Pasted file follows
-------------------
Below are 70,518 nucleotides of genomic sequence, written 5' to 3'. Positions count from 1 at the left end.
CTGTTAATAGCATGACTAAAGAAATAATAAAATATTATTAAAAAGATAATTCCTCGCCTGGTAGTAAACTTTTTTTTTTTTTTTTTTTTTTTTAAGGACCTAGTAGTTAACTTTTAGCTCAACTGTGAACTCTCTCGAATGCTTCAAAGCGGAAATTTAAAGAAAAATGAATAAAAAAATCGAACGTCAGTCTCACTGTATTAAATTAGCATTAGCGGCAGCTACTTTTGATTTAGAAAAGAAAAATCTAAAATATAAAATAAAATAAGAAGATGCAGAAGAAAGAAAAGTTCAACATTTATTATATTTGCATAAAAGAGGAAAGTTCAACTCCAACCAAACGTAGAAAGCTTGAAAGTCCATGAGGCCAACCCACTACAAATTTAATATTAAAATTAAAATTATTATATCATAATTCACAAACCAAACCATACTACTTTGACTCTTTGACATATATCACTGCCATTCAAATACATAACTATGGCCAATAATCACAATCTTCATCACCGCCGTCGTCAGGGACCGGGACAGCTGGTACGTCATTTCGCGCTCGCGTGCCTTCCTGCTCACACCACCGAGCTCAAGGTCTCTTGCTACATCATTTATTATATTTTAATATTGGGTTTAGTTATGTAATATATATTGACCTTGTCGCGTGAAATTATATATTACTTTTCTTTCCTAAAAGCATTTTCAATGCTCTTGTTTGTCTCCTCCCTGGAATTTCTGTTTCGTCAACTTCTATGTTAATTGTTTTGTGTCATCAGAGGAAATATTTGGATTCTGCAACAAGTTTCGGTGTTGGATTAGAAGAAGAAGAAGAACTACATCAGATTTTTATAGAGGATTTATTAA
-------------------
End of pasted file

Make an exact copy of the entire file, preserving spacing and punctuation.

Below are 70,518 nucleotides of genomic sequence, written 5' to 3'. Positions count from 1 at the left end.
CTGTTAATAGCATGACTAAAGAAATAATAAAATATTATTAAAAAGATAATTCCTCGCCTGGTAGTAAACTTTTTTTTTTTTTTTTTTTTTTTTAAGGACCTAGTAGTTAACTTTTAGCTCAACTGTGAACTCTCTCGAATGCTTCAAAGCGGAAATTTAAAGAAAAATGAATAAAAAAATCGAACGTCAGTCTCACTGTATTAAATTAGCATTAGCGGCAGCTACTTTTGATTTAGAAAAGAAAAATCTAAAATATAAAATAAAATAAGAAGATGCAGAAGAAAGAAAAGTTCAACATTTATTATATTTGCATAAAAGAGGAAAGTTCAACTCCAACCAAACGTAGAAAGCTTGAAAGTCCATGAGGCCAACCCACTACAAATTTAATATTAAAATTAAAATTATTATATCATAATTCACAAACCAAACCATACTACTTTGACTCTTTGACATATATCACTGCCATTCAAATACATAACTATGGCCAATAATCACAATCTTCATCACCGCCGTCGTCAGGGACCGGGACAGCTGGTACGTCATTTCGCGCTCGCGTGCCTTCCTGCTCACACCACCGAGCTCAAGGTCTCTTGCTACATCATTTATTATATTTTAATATTGGGTTTAGTTATGTAATATATATTGACCTTGTCGCGTGAAATTATATATTACTTTTCTTTCCTAAAAGCATTTTCAATGCTCTTGTTTGTCTCCTCCCTGGAATTTCTGTTTCGTCAACTTCTATGTTAATTGTTTTGTGTCATCAGAGGAAATATTTGGATTCTGCAACAAGTTTCGGTGTTGGATTAGAAGAAGAAGAAGAACTACATCAGATTTTTATAGAGGATTTATTAA